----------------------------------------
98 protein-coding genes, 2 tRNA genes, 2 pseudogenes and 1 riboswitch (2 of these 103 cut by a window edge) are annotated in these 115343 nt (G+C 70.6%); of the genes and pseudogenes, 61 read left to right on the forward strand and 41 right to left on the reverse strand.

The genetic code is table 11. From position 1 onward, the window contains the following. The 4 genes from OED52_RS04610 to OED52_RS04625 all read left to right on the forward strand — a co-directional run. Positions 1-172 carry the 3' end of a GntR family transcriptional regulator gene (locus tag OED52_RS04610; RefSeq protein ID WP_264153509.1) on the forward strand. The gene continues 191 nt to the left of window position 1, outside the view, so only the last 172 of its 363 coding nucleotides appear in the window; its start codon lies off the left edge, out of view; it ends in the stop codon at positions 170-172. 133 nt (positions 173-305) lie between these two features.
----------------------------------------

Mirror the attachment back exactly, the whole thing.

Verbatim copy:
98 protein-coding genes, 2 tRNA genes, 2 pseudogenes and 1 riboswitch (2 of these 103 cut by a window edge) are annotated in these 115343 nt (G+C 70.6%); of the genes and pseudogenes, 61 read left to right on the forward strand and 41 right to left on the reverse strand.

The genetic code is table 11. From position 1 onward, the window contains the following. The 4 genes from OED52_RS04610 to OED52_RS04625 all read left to right on the forward strand — a co-directional run. Positions 1-172 carry the 3' end of a GntR family transcriptional regulator gene (locus tag OED52_RS04610; RefSeq protein ID WP_264153509.1) on the forward strand. The gene continues 191 nt to the left of window position 1, outside the view, so only the last 172 of its 363 coding nucleotides appear in the window; its start codon lies off the left edge, out of view; it ends in the stop codon at positions 170-172. 133 nt (positions 173-305) lie between these two features.